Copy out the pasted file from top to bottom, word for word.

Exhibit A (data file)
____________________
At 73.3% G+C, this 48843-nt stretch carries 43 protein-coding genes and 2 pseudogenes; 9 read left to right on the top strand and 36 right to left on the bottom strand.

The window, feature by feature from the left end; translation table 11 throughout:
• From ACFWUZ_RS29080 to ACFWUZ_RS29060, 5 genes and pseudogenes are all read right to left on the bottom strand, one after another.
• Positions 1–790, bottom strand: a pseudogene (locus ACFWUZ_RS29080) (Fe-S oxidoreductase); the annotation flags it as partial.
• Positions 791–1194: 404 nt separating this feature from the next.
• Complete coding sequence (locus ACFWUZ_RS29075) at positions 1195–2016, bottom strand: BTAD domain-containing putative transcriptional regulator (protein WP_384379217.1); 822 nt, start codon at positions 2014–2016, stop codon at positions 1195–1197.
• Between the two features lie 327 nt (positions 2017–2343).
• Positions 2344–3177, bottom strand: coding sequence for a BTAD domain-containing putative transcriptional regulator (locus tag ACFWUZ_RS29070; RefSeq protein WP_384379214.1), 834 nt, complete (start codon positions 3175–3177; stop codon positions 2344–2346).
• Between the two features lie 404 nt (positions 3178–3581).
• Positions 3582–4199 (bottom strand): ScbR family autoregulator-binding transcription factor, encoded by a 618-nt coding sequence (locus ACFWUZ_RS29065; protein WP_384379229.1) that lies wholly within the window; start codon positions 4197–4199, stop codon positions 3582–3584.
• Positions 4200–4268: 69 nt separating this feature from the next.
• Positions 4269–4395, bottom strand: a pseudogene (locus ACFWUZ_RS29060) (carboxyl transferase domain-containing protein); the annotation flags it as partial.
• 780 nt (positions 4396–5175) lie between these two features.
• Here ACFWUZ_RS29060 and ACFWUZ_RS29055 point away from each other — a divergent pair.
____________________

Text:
At 73.3% G+C, this 48843-nt stretch carries 43 protein-coding genes and 2 pseudogenes; 9 read left to right on the top strand and 36 right to left on the bottom strand.

The window, feature by feature from the left end; translation table 11 throughout:
• From ACFWUZ_RS29080 to ACFWUZ_RS29060, 5 genes and pseudogenes are all read right to left on the bottom strand, one after another.
• Positions 1–790, bottom strand: a pseudogene (locus ACFWUZ_RS29080) (Fe-S oxidoreductase); the annotation flags it as partial.
• Positions 791–1194: 404 nt separating this feature from the next.
• Complete coding sequence (locus ACFWUZ_RS29075) at positions 1195–2016, bottom strand: BTAD domain-containing putative transcriptional regulator (protein WP_384379217.1); 822 nt, start codon at positions 2014–2016, stop codon at positions 1195–1197.
• Between the two features lie 327 nt (positions 2017–2343).
• Positions 2344–3177, bottom strand: coding sequence for a BTAD domain-containing putative transcriptional regulator (locus tag ACFWUZ_RS29070; RefSeq protein WP_384379214.1), 834 nt, complete (start codon positions 3175–3177; stop codon positions 2344–2346).
• Between the two features lie 404 nt (positions 3178–3581).
• Positions 3582–4199 (bottom strand): ScbR family autoregulator-binding transcription factor, encoded by a 618-nt coding sequence (locus ACFWUZ_RS29065; protein WP_384379229.1) that lies wholly within the window; start codon positions 4197–4199, stop codon positions 3582–3584.
• Positions 4200–4268: 69 nt separating this feature from the next.
• Positions 4269–4395, bottom strand: a pseudogene (locus ACFWUZ_RS29060) (carboxyl transferase domain-containing protein); the annotation flags it as partial.
• 780 nt (positions 4396–5175) lie between these two features.
• Here ACFWUZ_RS29060 and ACFWUZ_RS29055 point away from each other — a divergent pair.